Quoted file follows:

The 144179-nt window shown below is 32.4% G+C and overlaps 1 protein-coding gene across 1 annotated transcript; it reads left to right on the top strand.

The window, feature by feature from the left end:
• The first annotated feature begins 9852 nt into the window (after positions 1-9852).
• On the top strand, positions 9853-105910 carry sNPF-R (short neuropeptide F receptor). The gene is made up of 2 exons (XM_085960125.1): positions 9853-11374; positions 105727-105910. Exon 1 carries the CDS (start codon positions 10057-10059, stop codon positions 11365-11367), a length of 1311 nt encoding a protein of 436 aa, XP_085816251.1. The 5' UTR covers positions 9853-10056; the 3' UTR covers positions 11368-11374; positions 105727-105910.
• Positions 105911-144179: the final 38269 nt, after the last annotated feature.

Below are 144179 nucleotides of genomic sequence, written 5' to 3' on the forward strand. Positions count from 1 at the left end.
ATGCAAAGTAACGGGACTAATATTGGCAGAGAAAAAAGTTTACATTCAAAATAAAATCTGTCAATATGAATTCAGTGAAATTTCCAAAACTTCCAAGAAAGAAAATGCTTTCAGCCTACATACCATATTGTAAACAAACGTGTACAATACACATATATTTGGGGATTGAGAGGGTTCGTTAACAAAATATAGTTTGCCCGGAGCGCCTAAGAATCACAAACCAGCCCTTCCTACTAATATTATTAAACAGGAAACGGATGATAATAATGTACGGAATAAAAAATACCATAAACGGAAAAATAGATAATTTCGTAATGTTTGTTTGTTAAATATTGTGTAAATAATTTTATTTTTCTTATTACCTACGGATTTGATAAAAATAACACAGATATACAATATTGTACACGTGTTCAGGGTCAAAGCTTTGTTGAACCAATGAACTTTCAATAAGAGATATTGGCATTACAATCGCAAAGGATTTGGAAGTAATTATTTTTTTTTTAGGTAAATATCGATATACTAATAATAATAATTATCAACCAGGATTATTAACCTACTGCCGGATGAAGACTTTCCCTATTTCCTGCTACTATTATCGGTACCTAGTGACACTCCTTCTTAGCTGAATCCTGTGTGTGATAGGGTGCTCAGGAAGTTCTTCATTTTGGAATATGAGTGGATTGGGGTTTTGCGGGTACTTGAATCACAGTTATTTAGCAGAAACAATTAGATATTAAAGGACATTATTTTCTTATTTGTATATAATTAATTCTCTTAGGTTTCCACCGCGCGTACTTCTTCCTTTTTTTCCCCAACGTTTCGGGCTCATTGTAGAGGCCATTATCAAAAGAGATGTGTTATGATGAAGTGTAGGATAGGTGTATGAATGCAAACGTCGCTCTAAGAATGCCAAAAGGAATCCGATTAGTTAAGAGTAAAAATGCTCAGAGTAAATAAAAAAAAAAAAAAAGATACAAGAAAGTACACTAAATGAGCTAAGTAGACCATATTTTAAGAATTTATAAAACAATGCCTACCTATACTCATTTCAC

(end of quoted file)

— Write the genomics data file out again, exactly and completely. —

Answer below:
The 144179-nt window shown below is 32.4% G+C and overlaps 1 protein-coding gene across 1 annotated transcript; it reads left to right on the top strand.

The window, feature by feature from the left end:
• The first annotated feature begins 9852 nt into the window (after positions 1-9852).
• On the top strand, positions 9853-105910 carry sNPF-R (short neuropeptide F receptor). The gene is made up of 2 exons (XM_085960125.1): positions 9853-11374; positions 105727-105910. Exon 1 carries the CDS (start codon positions 10057-10059, stop codon positions 11365-11367), a length of 1311 nt encoding a protein of 436 aa, XP_085816251.1. The 5' UTR covers positions 9853-10056; the 3' UTR covers positions 11368-11374; positions 105727-105910.
• Positions 105911-144179: the final 38269 nt, after the last annotated feature.

Below are 144179 nucleotides of genomic sequence, written 5' to 3' on the forward strand. Positions count from 1 at the left end.
ATGCAAAGTAACGGGACTAATATTGGCAGAGAAAAAAGTTTACATTCAAAATAAAATCTGTCAATATGAATTCAGTGAAATTTCCAAAACTTCCAAGAAAGAAAATGCTTTCAGCCTACATACCATATTGTAAACAAACGTGTACAATACACATATATTTGGGGATTGAGAGGGTTCGTTAACAAAATATAGTTTGCCCGGAGCGCCTAAGAATCACAAACCAGCCCTTCCTACTAATATTATTAAACAGGAAACGGATGATAATAATGTACGGAATAAAAAATACCATAAACGGAAAAATAGATAATTTCGTAATGTTTGTTTGTTAAATATTGTGTAAATAATTTTATTTTTCTTATTACCTACGGATTTGATAAAAATAACACAGATATACAATATTGTACACGTGTTCAGGGTCAAAGCTTTGTTGAACCAATGAACTTTCAATAAGAGATATTGGCATTACAATCGCAAAGGATTTGGAAGTAATTATTTTTTTTTTAGGTAAATATCGATATACTAATAATAATAATTATCAACCAGGATTATTAACCTACTGCCGGATGAAGACTTTCCCTATTTCCTGCTACTATTATCGGTACCTAGTGACACTCCTTCTTAGCTGAATCCTGTGTGTGATAGGGTGCTCAGGAAGTTCTTCATTTTGGAATATGAGTGGATTGGGGTTTTGCGGGTACTTGAATCACAGTTATTTAGCAGAAACAATTAGATATTAAAGGACATTATTTTCTTATTTGTATATAATTAATTCTCTTAGGTTTCCACCGCGCGTACTTCTTCCTTTTTTTCCCCAACGTTTCGGGCTCATTGTAGAGGCCATTATCAAAAGAGATGTGTTATGATGAAGTGTAGGATAGGTGTATGAATGCAAACGTCGCTCTAAGAATGCCAAAAGGAATCCGATTAGTTAAGAGTAAAAATGCTCAGAGTAAATAAAAAAAAAAAAAAAGATACAAGAAAGTACACTAAATGAGCTAAGTAGACCATATTTTAAGAATTTATAAAACAATGCCTACCTATACTCATTTCAC